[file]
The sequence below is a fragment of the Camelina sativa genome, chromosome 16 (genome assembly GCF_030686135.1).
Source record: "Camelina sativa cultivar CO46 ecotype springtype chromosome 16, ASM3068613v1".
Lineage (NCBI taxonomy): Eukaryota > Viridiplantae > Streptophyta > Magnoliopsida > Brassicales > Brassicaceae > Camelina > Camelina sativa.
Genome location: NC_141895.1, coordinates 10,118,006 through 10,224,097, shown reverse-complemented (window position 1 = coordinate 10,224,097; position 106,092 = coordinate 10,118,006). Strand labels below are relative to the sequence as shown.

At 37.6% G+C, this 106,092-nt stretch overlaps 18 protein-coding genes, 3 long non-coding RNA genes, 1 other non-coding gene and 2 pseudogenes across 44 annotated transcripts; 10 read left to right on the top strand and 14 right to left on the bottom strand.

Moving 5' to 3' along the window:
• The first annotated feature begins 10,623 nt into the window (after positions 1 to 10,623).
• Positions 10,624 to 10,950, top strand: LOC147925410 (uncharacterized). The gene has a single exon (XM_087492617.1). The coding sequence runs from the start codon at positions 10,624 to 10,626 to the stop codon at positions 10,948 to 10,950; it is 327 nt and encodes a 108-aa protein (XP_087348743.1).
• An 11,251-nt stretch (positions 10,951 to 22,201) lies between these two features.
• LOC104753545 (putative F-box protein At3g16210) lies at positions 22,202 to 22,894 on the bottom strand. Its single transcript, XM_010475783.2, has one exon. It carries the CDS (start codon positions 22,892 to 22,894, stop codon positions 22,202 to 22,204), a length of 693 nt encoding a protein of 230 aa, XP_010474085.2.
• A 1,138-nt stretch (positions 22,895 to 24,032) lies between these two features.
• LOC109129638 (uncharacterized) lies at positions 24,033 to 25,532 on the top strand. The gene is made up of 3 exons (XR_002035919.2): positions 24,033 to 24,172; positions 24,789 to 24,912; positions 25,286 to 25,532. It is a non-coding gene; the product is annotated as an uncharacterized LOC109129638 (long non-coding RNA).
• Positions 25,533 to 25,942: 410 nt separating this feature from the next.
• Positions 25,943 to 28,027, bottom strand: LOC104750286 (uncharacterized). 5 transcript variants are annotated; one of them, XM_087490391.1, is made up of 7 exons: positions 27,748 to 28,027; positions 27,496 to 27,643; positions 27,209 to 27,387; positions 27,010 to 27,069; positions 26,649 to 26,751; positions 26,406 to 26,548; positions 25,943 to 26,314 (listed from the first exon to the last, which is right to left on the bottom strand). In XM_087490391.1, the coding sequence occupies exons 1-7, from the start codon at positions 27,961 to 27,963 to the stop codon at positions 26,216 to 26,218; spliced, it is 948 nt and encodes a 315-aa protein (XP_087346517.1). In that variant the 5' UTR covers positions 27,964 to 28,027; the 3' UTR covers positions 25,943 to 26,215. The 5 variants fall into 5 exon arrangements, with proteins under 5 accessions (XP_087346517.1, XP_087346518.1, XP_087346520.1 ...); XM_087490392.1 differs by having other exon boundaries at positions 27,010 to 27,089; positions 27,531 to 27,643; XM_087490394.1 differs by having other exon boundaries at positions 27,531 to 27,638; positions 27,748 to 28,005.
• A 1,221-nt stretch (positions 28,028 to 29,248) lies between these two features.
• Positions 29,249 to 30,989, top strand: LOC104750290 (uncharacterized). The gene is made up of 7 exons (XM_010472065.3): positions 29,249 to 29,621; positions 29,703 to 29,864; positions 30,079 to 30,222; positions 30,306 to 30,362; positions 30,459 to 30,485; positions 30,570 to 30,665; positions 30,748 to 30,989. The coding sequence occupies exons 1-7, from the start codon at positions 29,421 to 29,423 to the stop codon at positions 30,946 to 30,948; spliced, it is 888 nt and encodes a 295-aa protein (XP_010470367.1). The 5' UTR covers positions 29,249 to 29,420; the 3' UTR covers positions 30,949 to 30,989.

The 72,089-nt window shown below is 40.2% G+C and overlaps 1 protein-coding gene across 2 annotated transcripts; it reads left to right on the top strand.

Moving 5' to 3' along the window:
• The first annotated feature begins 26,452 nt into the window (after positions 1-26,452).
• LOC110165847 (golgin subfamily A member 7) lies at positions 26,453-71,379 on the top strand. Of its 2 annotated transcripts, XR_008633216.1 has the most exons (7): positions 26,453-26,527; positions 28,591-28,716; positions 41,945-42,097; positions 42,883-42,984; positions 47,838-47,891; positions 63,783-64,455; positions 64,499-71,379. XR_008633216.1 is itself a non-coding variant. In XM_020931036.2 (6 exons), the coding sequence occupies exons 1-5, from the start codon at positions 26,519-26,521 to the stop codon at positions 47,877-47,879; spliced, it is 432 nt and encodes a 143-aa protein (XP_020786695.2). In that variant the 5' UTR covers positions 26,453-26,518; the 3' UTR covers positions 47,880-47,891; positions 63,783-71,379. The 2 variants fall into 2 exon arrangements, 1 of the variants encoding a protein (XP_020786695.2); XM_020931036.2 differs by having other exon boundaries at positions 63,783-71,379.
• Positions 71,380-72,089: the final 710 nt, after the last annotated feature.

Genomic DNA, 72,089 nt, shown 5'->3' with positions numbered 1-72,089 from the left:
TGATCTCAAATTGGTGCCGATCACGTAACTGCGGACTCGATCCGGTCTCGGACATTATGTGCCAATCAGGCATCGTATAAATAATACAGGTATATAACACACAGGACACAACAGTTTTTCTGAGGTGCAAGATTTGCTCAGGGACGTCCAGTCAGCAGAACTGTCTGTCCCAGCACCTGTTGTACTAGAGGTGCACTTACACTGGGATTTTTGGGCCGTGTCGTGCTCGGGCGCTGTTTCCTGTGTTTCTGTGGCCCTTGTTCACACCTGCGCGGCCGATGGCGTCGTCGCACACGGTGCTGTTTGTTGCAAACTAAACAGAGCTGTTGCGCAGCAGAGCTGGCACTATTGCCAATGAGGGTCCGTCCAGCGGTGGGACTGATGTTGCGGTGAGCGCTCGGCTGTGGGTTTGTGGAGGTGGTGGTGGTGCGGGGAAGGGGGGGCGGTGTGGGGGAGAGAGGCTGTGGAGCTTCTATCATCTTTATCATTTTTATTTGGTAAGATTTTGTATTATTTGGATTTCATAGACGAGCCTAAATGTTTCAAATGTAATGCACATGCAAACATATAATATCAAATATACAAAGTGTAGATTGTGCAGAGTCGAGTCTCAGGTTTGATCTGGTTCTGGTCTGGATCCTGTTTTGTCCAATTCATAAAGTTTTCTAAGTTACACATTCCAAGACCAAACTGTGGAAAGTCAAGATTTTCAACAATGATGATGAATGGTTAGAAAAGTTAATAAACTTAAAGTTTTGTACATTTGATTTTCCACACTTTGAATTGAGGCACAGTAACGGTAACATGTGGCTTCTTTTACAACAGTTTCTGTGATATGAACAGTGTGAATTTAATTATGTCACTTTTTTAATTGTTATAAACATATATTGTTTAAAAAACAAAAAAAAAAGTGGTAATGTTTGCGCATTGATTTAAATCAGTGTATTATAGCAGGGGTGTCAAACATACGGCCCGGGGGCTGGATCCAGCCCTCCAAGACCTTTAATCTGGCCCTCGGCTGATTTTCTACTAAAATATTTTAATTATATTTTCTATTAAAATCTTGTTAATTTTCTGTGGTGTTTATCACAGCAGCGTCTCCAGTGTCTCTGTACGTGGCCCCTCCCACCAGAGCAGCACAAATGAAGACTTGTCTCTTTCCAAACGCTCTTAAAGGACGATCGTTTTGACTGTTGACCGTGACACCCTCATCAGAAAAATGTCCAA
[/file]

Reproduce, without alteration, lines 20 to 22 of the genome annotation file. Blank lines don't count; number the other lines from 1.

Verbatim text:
• LOC110165847 (golgin subfamily A member 7) lies at positions 26,453-71,379 on the top strand. Of its 2 annotated transcripts, XR_008633216.1 has the most exons (7): positions 26,453-26,527; positions 28,591-28,716; positions 41,945-42,097; positions 42,883-42,984; positions 47,838-47,891; positions 63,783-64,455; positions 64,499-71,379. XR_008633216.1 is itself a non-coding variant. In XM_020931036.2 (6 exons), the coding sequence occupies exons 1-5, from the start codon at positions 26,519-26,521 to the stop codon at positions 47,877-47,879; spliced, it is 432 nt and encodes a 143-aa protein (XP_020786695.2). In that variant the 5' UTR covers positions 26,453-26,518; the 3' UTR covers positions 47,880-47,891; positions 63,783-71,379. The 2 variants fall into 2 exon arrangements, 1 of the variants encoding a protein (XP_020786695.2); XM_020931036.2 differs by having other exon boundaries at positions 63,783-71,379.
• Positions 71,380-72,089: the final 710 nt, after the last annotated feature.

Genomic DNA, 72,089 nt, shown 5'->3' with positions numbered 1-72,089 from the left: